The danger of common sense


A recently published book by sociologist Duncan Watts, ambitiously titled:  Everything is Obvious Once You Know the Answer:  How Common Sense Fails Us may turn more than a few executive heads.  This thought-provoking book challenges the universal belief that management decisions based on common sense – rooted in best practices, hunches and experiences – often lead to the best outcomes.  According to the book, the reality ends up being quite different.  Relying too much on common sense often leads well-intentioned and intelligent people to make poor strategic and tactical decisions in areas such as capital investments, product introductions, new market entry and advertising decisions.

Watt’s supposition is that people give too much credence to their prior and accumulated experiences, history in general and what they perceive as best practices when making decisions.  According to the research, a person’s common sense is faulty for a number of reasons:  it contains intrinsic bias; it is based on unproven or wrong assumptions and; it is too difficult to deduce clear-cut conclusions and action steps from an environment that is overly complex or unclear. 

Most people are hard-wired to depend on common sense on a daily basis. Once they recognize the outcome of a decision, all humans are biologically and psychologically programmed to rationalize why it has occurred.  This rationalization causes the individual to begin constructing their own paradigm of common sense which in turn is used to make decisions. 

Relying on common sense for decisions or to make predictions has dangerous implications.  For one thing, reality is usually very different from what was first imagined.  The future is quite complex and rarely reflects the same conditions that earlier decisions were based on.  As a result, it is highly unlikely positive outcomes will repeat themselves if the individual relies solely on history.  In my consulting experience,  the higher degree of uncertainty around a decision or potential outcome, the more likely senior executives will rely on subjective criteria like common sense or best practices as a basis for decision making.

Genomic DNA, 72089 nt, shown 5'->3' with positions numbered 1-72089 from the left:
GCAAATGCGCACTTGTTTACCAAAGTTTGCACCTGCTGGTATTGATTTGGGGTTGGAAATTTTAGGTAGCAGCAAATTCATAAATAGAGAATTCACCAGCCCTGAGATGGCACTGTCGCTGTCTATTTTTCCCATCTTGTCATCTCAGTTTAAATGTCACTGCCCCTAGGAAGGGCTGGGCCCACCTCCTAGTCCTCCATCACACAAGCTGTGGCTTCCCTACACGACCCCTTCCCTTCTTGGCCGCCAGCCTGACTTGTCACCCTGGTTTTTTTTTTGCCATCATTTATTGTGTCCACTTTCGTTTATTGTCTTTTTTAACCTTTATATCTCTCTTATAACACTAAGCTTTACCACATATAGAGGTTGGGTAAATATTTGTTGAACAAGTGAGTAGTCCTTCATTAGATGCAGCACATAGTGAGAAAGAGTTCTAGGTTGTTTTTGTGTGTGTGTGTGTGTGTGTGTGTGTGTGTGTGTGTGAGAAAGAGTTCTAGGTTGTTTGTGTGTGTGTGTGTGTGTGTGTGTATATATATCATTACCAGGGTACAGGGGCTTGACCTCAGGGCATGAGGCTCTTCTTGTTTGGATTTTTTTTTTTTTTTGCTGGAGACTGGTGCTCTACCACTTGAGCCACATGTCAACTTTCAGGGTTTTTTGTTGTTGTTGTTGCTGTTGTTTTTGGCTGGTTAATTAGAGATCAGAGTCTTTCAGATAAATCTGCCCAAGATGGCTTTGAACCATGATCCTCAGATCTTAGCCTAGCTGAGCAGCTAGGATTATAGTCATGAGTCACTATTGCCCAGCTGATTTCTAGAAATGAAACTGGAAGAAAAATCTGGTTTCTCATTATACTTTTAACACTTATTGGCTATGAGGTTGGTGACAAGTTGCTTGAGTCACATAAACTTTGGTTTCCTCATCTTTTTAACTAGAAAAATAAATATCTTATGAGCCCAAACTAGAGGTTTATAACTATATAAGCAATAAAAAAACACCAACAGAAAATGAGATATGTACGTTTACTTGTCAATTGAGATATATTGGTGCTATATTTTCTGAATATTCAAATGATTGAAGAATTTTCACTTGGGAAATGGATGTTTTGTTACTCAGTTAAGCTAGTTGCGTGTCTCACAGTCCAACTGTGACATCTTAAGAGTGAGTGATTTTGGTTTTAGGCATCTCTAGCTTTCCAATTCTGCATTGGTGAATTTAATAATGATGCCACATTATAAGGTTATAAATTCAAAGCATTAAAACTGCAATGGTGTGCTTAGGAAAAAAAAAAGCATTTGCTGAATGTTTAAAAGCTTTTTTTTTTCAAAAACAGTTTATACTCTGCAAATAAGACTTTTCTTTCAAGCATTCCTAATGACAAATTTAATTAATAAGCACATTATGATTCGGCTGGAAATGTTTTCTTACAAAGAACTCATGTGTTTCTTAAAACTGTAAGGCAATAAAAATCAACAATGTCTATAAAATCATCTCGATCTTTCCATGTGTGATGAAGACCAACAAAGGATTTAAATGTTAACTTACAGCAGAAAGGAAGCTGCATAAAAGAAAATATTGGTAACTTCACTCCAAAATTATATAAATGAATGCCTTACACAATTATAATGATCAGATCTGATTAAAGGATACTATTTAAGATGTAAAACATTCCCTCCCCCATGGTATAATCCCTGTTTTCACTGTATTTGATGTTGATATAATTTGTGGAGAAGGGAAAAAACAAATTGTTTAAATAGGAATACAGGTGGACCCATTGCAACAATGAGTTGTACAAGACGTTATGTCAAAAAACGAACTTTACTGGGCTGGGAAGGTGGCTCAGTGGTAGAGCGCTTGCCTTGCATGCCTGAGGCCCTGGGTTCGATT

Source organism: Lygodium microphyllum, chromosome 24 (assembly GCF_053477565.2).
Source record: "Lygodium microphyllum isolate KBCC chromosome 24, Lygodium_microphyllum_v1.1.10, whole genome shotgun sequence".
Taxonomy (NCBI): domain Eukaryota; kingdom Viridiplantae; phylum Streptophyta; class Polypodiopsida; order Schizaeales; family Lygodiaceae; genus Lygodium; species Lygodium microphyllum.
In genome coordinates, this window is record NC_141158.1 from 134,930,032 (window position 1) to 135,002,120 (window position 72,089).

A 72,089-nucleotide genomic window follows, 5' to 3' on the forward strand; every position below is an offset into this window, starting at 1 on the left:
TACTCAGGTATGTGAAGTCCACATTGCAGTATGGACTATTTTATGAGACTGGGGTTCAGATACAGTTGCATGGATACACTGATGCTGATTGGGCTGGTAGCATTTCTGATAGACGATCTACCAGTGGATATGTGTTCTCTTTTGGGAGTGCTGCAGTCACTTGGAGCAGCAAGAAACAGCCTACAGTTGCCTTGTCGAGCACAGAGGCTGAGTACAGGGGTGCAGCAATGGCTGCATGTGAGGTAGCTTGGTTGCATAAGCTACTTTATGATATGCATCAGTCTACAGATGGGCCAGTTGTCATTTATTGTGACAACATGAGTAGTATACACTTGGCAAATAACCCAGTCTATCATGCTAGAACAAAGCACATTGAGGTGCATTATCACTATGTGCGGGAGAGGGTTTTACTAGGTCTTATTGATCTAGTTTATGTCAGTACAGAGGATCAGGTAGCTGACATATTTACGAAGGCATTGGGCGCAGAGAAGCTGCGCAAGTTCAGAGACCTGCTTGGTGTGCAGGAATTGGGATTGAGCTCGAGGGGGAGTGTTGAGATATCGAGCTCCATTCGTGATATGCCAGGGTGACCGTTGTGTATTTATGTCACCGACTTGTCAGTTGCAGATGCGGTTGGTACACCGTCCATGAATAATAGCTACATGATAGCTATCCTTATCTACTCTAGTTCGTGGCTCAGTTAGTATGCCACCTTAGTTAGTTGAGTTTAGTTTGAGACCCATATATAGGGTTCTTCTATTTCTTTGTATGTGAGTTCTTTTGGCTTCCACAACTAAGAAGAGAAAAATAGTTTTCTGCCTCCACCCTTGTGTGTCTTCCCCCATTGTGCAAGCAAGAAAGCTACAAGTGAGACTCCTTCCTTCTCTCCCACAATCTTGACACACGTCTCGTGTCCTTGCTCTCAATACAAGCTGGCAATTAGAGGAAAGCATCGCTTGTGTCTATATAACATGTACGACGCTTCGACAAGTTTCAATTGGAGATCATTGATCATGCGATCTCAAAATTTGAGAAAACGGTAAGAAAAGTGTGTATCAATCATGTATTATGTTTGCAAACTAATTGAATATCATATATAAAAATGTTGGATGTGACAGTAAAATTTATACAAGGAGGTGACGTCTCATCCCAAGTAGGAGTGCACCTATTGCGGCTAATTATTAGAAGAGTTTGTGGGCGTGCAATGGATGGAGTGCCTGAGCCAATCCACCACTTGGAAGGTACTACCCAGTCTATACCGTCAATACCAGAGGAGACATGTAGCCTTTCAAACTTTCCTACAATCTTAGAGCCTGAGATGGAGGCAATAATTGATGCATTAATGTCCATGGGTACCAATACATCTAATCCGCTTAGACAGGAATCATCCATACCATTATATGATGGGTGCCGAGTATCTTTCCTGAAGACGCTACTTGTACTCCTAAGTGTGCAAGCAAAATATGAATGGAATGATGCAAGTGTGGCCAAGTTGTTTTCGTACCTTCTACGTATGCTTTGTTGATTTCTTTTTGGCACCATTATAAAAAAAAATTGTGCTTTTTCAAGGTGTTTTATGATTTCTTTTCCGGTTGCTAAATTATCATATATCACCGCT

If managers can not rely on common sense to guide them, how are they to make important decisions? 

Encourage contrariness

Organizations need to actively seek out contrary opinions and analysis, whether from internal or external sources, when facing key business choices.  To minimize bias and address informational blind spots, external experts should report directly to the management team or CEO.  Famously, the CIA undertook an external “Team B” analysis of the Soviet Union in the 1970s in order to better understand the nuclear threats facing the U.S.   

Shorten the action-reaction loop

Faster and more extensive customer and partner feedback reduces the need for companies to rely on subjective rationalizations like common sense.  Importantly, new technologies and tools such as CRM and social media can help by limiting uncertainty and delivering critical information to the decision makers.

Experiment

Dynamic companies like Google and Capital One often run quick and dirty pilot programs in order to gain concrete market data, gage the environment & competition and challenge internally held assumptions.

Put common sense in context

Experience and other intuitive factors can play an important role in making routine and mundane decisions where the likelihood and risks of failure are low.  Where the decision is strategic or involves sizable capital outlays, a more objective, fact-based approach would be best.

For more information on our services and work, please visit the Quanta Consulting Inc. web site.

 

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